The Biopsychosocial Model: The Future of Remote Patient Monitoring
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The Biopsychosocial Model: The Future of Remote Patient Monitoring

Heather Reyes, Director, Digital Health & Innovation Residency Track, Department of Pediatrics,University of Rochester Medical Center

Heather Reyes, Director, Digital Health & Innovation Residency Track, Department of Pediatrics,University of Rochester Medical Center

Implementation of data-driven technology across the care continuum unquestionably enables clinicians to improve care quality and experience. Patient engagement and participation in self-management of wellness will require remote monitoring tools for longitudinal monitoring of one’s own health status.

The perfect monitoring system would continuously capture complete data representative of the “whole person” using unobtrusive and secure means, interpret the data, and suggest intervention at the point of highest yield for the patient. While we may easily point out the shortcomings of current systems’ ability to monitor and react to swathes of biometric data, such systems more importantly fail to capture perhaps the most vital aspects of a patient’s experience – namely the psychological and social factors. These experiences are certainly more difficult to quantify, but both indicate and influence a patient’s wellbeing as equally as their heartrate and body temperature.

In 1977, George Engel, Professor of Psychiatry at the University of Rochester proposed the biopsychosocial model, changing the way clinicians looked at health and disease. A revolution in medical thinking at the time, the biopsychosocial model provided the argument that the development of illness is the result of the interplay between biological, psychological and social factors. For example, clinicians understand that to help a patient with the biological goal of weight loss, hormones and caloric intake are key factors, but without understanding the social constructs and psychological stressors at play, behavior change is nearly impossible. The most effective weight loss programs employ combinations of counseling and medical intervention, monitoring not just the biological indicators of success, but also the sustainable nature of behavior change. To monitor this process remotely, we would fall short if we only detailed easily objectified factors such as weight change and indicators of diabetes. Monitoring systems ubiquitously make this shortcoming and will continue to provide incomplete data until we are better able to quantify the other factors driving our patients’ wellbeing.

"The industry is beginning to envision what remote social and psychological monitoring could look like"

The industry is beginning to envision what remote social and psychological monitoring could look like. The mainstay of such efforts revolves around use of mobile apps and questionnaires, querying mood and activities of daily living. They are intrusive and obtrusive, require active attention multiple times a day to provide non-continuous indicators of wellness, and are biased by the patients’ willingness to report truthfully. Outcomes are often limited by lack of evidence-based measurement and scalability of monitoring and intervention. The required active engagement means monitoring is only as complete as the commitment of the individual to participate.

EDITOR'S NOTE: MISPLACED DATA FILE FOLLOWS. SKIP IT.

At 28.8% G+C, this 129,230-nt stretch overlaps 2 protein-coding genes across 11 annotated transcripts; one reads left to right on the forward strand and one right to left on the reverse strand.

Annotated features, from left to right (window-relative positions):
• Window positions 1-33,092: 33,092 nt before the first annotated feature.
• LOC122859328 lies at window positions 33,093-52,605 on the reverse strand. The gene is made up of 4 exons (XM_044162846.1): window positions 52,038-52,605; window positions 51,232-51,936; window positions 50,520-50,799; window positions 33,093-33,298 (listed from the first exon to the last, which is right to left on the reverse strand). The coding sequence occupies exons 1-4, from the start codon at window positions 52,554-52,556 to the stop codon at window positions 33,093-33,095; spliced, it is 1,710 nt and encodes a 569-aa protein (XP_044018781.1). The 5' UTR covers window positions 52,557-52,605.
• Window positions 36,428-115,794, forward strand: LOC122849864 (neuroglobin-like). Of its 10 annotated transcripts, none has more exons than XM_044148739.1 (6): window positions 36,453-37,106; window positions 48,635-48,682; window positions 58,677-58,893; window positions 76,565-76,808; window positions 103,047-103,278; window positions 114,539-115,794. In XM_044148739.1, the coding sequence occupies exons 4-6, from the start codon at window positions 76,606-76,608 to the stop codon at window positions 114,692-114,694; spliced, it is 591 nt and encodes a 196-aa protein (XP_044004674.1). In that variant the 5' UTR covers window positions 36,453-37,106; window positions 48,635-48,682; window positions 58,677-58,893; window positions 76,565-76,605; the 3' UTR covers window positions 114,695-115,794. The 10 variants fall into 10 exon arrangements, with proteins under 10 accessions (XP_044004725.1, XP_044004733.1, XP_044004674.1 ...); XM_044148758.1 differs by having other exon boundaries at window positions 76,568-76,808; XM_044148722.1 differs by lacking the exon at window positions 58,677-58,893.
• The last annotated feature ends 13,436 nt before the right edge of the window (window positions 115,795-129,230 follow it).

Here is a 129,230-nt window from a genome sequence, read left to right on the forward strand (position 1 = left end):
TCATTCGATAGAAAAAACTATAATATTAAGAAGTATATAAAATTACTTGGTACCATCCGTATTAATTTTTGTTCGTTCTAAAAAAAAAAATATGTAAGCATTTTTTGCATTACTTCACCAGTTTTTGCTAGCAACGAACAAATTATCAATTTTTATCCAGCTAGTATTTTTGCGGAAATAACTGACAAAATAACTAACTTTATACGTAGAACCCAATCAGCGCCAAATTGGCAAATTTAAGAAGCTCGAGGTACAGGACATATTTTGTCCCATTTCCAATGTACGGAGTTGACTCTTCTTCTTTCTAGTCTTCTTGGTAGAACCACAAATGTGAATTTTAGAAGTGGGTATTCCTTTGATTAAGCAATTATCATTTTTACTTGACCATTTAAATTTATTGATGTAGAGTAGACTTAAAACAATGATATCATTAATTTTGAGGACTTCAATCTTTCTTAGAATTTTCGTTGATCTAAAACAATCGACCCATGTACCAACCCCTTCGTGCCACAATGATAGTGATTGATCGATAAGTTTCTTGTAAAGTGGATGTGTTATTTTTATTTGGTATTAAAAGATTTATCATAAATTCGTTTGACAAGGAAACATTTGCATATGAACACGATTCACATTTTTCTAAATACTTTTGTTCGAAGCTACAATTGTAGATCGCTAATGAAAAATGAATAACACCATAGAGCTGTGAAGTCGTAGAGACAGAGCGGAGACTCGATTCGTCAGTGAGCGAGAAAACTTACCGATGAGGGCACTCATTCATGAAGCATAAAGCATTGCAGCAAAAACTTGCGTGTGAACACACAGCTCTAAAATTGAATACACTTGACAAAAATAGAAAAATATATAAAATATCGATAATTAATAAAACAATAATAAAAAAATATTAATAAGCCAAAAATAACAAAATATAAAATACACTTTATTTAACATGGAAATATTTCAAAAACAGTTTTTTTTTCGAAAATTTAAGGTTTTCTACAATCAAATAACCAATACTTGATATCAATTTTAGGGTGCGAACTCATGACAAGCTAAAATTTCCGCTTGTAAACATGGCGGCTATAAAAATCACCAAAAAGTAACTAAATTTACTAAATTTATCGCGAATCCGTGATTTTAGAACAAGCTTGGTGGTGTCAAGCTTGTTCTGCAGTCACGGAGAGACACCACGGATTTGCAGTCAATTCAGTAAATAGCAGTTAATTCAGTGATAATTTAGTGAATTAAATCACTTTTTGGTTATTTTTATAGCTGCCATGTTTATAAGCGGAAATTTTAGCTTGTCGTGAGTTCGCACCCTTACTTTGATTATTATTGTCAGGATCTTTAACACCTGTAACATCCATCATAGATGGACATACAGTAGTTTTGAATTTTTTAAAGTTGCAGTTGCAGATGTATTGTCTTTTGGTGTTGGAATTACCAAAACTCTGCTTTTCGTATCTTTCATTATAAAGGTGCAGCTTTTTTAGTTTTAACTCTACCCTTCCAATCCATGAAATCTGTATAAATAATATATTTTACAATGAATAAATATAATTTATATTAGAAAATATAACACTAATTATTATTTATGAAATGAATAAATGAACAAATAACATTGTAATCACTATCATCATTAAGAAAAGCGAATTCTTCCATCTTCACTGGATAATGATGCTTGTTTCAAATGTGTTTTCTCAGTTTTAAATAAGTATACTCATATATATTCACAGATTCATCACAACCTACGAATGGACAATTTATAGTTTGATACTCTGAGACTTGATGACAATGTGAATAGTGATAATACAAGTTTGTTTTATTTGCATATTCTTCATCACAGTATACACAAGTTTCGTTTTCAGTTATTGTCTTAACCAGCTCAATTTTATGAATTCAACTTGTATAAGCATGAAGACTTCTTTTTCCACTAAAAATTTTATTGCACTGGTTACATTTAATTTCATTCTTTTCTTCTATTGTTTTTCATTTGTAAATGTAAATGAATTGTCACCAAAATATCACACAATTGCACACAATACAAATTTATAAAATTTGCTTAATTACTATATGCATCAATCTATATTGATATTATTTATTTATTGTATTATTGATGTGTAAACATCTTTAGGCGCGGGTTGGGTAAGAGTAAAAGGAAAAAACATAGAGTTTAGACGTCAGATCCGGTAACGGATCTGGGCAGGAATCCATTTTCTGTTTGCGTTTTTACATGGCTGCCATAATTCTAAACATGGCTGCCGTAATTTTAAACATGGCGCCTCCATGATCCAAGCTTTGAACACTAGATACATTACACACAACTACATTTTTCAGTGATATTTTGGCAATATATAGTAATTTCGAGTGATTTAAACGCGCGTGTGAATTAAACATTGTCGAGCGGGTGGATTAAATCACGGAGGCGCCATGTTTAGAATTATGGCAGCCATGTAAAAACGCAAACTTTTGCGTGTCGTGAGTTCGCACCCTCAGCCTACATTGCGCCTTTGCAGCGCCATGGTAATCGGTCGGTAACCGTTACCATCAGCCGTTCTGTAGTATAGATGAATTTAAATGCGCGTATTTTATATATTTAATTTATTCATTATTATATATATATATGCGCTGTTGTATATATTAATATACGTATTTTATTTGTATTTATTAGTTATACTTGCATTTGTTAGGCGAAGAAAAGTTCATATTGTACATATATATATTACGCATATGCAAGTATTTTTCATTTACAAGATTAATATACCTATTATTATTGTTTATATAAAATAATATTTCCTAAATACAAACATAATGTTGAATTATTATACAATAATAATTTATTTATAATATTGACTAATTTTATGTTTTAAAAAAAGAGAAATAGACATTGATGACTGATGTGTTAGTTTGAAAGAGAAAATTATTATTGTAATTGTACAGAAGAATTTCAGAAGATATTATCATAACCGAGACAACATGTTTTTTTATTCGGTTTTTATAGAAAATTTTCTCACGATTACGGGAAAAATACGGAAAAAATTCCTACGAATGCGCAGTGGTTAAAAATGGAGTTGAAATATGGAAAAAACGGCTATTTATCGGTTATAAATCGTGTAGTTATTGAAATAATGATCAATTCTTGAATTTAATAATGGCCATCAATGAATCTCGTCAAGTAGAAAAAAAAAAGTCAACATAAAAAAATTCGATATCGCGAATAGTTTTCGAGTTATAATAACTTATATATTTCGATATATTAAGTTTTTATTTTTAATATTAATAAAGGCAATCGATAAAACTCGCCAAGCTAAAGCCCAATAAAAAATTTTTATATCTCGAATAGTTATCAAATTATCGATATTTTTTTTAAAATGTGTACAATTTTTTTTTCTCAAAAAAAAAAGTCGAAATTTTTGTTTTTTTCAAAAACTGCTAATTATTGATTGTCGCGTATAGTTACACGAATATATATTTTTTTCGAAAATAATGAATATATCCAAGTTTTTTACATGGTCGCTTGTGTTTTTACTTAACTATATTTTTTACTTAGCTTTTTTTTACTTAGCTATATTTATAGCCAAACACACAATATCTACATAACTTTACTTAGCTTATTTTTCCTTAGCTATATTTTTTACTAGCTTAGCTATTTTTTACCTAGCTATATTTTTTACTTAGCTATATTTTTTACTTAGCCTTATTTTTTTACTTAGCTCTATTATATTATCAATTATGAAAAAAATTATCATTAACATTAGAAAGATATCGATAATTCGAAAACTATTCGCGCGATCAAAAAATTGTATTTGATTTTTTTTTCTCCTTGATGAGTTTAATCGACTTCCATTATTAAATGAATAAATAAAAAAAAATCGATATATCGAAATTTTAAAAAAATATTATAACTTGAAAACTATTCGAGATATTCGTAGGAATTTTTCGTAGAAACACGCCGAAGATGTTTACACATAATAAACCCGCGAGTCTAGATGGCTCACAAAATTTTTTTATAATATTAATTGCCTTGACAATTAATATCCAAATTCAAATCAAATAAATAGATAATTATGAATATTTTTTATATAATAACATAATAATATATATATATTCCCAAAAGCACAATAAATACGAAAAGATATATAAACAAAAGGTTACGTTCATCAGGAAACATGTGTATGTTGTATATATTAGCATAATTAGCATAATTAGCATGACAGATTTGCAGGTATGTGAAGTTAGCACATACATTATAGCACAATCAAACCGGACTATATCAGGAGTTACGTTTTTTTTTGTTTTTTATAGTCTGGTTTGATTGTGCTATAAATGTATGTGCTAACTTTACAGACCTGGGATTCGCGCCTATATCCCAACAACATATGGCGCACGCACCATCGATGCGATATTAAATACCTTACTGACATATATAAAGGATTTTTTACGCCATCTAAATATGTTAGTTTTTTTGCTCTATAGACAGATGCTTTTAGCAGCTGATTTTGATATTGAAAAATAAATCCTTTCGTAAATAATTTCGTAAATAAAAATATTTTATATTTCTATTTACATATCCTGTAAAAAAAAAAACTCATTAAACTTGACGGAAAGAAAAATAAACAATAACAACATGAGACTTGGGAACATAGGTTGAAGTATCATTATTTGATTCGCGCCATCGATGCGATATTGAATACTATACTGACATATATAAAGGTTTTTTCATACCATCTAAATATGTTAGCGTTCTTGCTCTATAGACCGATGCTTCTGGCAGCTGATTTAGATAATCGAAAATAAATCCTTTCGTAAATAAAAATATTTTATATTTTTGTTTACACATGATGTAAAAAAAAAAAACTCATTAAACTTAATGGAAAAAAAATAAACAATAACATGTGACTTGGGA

As we approach 50 years since Engel’s breakthrough revolution, the University of Rochester continues work to understand the whole patient through a biopsychosocial lens. Researchers have teamed with Embodied to study the use of Moxie, an artificial intelligence (AI) friend for childhood companionship and social and emotional learning. The robot, Moxie uses AI including computer vision and natural language processing to interact with a child, whose mission as their new “mentor” is to teach Moxie what it means to be a good friend to humans. In its current form, Moxie and the child mentor work through social and emotional intelligence adventures, learning together. Moxie elicits important information from the child, including their mood, fears, and relationships. Learning through play encourages daily return and customer retention. Children seek out Moxie throughout the day, and progress can be monitored through a mobile parent app.

Imagine a world where an embodied character like Moxie can talk to a patient throughout the day. A child with a new diagnosis of diabetes could meet Moxie during hospitalization and learn healthy ways to cope and socially interact with others, in addition to biological information like the importance of blood sugar monitoring and insulin injections. At home, the child is happy to teach their AI friend, Moxie, about the ways their diagnosis has changed their routine at school, how frequently they are checking blood sugars, the barriers to counting carbohydrates, and how they are explaining their diagnosis to friends and family. Imagine the complete picture of wellness available to a clinician when available data extends beyond the biological to include the psychosocial factors impacting a patient’s relationship with their diagnosis.

Until we are able to monitor the status of our patients’ psychological and social wellbeing as thoroughly as their indicators of biological wellness, remote patient monitoring will continue fall short of our expectations. In order to accomplish such a goal, we need to rethink not only how we measure and define wellness, but also how our patients are most willing to share this information and the tools we use to build a bridge between digital health and wellbeing.

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